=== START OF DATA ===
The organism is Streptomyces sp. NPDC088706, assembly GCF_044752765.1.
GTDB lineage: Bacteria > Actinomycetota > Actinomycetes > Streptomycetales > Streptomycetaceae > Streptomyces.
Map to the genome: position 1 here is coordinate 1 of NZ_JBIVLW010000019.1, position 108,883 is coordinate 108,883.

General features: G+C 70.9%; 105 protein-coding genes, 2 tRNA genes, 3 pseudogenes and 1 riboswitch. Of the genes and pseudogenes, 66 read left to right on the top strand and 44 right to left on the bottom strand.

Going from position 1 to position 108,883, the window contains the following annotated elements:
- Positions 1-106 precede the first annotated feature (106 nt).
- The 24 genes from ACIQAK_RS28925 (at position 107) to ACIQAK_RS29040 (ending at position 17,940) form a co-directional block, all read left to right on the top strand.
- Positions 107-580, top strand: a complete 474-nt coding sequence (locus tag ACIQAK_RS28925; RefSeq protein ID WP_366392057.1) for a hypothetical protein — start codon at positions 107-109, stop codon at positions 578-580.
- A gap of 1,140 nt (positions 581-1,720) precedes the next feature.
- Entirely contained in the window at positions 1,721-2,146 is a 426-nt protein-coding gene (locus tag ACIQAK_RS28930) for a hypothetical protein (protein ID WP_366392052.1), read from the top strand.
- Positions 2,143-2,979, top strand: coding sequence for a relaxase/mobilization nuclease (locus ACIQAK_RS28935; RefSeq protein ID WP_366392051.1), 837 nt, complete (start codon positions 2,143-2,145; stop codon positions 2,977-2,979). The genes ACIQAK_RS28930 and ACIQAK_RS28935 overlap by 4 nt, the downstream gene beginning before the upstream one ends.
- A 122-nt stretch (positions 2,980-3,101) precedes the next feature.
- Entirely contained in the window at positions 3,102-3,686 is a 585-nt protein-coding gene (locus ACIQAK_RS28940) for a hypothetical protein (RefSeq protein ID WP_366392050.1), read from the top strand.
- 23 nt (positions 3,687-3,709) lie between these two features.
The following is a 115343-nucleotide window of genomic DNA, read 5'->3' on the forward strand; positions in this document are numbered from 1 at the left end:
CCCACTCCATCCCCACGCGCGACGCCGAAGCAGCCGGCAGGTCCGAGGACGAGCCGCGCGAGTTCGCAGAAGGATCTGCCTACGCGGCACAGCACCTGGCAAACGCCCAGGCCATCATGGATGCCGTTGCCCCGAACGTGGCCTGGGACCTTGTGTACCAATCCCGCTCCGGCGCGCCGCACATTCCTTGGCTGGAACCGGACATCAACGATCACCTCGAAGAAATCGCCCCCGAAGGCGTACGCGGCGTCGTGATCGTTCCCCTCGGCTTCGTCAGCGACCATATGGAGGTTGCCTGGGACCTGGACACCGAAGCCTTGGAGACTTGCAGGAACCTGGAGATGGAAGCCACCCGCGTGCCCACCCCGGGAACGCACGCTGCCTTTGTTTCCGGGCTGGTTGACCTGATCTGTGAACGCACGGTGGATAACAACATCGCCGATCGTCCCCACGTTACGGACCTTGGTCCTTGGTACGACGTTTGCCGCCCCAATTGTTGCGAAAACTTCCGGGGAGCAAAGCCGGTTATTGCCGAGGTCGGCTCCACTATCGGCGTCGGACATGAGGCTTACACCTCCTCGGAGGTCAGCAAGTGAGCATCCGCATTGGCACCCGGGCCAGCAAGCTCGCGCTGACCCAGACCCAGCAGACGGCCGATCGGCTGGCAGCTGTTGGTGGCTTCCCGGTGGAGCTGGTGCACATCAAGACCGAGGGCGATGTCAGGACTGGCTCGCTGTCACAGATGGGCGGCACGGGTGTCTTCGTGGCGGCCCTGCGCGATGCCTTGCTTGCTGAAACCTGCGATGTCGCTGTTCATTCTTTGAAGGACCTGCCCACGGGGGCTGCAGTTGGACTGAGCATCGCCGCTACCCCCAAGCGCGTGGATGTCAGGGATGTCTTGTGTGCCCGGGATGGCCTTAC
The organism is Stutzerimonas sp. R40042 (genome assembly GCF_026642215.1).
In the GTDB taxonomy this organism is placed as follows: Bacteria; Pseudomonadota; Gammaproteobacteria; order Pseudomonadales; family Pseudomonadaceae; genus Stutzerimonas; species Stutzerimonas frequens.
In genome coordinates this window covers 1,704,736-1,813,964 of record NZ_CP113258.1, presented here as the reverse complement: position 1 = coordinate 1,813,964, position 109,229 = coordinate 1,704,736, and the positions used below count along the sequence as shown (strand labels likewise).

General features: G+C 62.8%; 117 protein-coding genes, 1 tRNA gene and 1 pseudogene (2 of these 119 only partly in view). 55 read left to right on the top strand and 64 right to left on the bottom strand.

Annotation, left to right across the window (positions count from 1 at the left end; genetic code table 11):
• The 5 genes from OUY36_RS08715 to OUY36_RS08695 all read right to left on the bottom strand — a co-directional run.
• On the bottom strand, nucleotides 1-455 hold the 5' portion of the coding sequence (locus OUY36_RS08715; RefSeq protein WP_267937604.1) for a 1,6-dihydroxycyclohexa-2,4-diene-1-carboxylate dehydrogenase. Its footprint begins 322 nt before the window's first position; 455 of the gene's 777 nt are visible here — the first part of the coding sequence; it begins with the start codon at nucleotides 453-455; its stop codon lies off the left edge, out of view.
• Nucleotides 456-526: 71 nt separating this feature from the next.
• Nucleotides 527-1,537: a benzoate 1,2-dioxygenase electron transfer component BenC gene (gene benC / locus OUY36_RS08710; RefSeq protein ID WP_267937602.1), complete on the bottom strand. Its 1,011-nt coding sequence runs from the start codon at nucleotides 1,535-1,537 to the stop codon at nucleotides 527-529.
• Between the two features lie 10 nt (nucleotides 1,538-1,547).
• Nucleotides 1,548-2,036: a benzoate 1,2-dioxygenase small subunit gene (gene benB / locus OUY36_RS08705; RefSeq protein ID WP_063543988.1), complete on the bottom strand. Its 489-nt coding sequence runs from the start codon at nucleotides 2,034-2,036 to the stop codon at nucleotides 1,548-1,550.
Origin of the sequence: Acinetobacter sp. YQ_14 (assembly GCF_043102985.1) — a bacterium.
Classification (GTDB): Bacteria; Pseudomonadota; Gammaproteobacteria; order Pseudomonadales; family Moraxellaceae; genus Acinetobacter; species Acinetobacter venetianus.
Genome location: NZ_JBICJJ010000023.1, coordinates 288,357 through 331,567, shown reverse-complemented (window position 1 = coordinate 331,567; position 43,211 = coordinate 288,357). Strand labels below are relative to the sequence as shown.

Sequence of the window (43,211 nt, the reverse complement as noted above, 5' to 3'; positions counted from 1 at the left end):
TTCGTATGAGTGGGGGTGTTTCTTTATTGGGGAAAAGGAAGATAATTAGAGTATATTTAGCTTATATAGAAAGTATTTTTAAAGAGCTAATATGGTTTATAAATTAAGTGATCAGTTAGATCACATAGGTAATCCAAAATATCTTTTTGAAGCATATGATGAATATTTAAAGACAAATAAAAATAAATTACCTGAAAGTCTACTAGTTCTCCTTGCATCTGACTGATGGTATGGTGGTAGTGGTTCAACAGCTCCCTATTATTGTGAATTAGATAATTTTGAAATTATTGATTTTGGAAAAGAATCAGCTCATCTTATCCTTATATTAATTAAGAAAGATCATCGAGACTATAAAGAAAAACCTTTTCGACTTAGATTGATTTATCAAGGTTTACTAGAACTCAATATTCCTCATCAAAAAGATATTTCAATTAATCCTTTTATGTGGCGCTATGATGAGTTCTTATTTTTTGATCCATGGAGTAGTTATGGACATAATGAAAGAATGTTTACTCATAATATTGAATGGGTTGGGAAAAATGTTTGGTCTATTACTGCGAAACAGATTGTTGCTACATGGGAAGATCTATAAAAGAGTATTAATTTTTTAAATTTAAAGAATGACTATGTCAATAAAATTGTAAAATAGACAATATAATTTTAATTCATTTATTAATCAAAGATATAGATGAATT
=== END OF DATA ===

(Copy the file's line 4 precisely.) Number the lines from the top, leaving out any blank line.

General features: G+C 70.9%; 105 protein-coding genes, 2 tRNA genes, 3 pseudogenes and 1 riboswitch. Of the genes and pseudogenes, 66 read left to right on the top strand and 44 right to left on the bottom strand.